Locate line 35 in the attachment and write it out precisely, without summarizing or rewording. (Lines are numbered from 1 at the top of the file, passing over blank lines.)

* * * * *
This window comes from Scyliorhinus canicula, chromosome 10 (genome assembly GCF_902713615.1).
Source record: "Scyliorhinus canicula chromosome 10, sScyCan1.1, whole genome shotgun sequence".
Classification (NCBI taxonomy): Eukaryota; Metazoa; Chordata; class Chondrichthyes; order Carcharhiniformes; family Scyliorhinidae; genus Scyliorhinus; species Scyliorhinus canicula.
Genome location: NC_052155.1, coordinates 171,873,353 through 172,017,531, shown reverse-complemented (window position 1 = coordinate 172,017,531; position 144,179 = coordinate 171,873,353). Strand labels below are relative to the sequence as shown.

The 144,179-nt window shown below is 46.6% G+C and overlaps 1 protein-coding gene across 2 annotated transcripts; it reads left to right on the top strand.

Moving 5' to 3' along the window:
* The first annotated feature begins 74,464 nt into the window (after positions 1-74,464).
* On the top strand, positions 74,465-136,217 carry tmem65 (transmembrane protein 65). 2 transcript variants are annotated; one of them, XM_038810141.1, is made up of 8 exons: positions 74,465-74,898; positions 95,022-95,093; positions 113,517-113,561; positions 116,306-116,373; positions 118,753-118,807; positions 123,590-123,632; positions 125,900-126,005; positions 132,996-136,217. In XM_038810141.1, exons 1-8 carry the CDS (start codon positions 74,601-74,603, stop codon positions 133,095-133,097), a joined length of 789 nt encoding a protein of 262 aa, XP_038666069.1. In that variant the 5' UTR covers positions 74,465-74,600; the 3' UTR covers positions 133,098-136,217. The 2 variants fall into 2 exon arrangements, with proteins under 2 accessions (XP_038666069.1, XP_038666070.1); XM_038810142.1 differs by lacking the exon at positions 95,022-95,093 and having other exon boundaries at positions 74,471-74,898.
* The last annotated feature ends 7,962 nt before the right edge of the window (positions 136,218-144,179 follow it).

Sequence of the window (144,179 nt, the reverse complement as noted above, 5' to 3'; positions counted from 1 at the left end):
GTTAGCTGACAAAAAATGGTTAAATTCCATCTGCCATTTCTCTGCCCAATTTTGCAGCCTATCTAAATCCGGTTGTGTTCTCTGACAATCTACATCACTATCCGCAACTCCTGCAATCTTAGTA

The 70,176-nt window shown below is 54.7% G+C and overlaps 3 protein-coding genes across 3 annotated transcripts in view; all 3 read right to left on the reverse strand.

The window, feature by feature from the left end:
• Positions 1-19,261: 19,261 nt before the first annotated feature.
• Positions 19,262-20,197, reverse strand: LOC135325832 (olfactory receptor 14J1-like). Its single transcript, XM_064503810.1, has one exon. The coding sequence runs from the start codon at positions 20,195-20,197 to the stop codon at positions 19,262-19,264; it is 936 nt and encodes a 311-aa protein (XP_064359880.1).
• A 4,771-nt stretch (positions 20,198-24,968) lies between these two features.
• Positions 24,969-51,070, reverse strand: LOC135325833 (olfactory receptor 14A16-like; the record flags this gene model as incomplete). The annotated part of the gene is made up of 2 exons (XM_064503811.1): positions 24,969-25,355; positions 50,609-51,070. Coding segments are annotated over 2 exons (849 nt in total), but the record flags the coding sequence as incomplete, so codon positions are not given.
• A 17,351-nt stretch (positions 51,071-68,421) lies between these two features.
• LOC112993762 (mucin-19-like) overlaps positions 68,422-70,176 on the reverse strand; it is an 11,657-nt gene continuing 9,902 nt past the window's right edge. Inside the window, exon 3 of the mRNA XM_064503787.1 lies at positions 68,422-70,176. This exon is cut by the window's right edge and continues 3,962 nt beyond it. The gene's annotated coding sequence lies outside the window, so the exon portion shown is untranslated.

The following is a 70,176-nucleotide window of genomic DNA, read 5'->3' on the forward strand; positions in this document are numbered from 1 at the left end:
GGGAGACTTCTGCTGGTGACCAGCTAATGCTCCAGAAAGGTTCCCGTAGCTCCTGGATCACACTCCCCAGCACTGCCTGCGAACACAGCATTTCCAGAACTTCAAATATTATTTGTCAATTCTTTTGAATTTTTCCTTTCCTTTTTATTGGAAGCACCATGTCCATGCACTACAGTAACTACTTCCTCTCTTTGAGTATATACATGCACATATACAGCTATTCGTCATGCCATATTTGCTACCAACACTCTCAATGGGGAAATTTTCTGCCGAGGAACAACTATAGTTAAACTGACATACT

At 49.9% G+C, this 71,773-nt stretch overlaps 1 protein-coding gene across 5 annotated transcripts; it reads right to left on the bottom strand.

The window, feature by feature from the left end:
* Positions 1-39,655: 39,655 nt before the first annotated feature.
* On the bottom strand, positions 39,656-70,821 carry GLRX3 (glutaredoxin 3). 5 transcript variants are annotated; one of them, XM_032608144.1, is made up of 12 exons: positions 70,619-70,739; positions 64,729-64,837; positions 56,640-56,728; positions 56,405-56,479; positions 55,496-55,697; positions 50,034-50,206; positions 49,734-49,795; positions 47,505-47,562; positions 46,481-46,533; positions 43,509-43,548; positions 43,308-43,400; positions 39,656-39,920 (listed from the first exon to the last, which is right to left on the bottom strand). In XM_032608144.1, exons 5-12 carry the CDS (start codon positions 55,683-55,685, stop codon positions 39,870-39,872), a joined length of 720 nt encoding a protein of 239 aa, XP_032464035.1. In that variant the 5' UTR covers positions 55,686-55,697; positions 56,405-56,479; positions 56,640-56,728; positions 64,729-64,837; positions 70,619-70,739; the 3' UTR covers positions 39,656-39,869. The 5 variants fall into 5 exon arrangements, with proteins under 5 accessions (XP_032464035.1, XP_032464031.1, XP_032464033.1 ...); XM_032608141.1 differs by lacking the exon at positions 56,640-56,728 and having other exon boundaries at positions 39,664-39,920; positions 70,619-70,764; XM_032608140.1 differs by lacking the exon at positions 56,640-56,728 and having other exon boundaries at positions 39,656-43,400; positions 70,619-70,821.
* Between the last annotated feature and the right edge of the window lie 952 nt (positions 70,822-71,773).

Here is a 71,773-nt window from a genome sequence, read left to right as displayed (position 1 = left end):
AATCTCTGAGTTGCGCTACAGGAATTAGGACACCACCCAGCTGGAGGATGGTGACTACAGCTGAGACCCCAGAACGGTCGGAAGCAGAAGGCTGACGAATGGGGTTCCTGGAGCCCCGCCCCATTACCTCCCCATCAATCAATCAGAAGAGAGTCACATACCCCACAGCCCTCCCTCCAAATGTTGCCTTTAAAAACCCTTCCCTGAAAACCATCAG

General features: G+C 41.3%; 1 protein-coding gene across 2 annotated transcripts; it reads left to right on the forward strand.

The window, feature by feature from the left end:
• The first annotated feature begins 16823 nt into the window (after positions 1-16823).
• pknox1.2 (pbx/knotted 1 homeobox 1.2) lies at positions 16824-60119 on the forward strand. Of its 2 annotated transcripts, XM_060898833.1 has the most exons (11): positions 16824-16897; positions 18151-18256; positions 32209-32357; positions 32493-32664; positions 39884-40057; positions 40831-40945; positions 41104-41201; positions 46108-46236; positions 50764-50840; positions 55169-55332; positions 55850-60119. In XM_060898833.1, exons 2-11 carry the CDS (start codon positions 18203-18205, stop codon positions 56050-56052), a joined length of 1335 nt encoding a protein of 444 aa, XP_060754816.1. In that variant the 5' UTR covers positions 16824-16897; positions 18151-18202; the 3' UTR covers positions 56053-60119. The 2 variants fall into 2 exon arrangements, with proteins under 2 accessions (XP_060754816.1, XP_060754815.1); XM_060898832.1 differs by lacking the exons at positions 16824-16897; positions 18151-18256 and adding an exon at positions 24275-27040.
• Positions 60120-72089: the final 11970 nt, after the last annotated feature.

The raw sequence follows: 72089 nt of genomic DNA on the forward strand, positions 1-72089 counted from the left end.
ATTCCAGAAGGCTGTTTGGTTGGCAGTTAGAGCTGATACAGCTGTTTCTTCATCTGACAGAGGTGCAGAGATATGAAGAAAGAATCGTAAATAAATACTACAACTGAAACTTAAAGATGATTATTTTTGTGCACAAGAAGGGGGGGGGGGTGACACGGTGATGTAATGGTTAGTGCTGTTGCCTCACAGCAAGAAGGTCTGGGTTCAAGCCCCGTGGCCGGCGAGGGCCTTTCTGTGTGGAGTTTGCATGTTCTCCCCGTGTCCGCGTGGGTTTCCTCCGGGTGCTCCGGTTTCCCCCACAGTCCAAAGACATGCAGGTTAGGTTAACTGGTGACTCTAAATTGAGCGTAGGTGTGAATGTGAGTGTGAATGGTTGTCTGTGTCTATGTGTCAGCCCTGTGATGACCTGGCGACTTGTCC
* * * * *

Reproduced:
ATTCCAGAAGGCTGTTTGGTTGGCAGTTAGAGCTGATACAGCTGTTTCTTCATCTGACAGAGGTGCAGAGATATGAAGAAAGAATCGTAAATAAATACTACAACTGAAACTTAAAGATGATTATTTTTGTGCACAAGAAGGGGGGGGGGGTGACACGGTGATGTAATGGTTAGTGCTGTTGCCTCACAGCAAGAAGGTCTGGGTTCAAGCCCCGTGGCCGGCGAGGGCCTTTCTGTGTGGAGTTTGCATGTTCTCCCCGTGTCCGCGTGGGTTTCCTCCGGGTGCTCCGGTTTCCCCCACAGTCCAAAGACATGCAGGTTAGGTTAACTGGTGACTCTAAATTGAGCGTAGGTGTGAATGTGAGTGTGAATGGTTGTCTGTGTCTATGTGTCAGCCCTGTGATGACCTGGCGACTTGTCC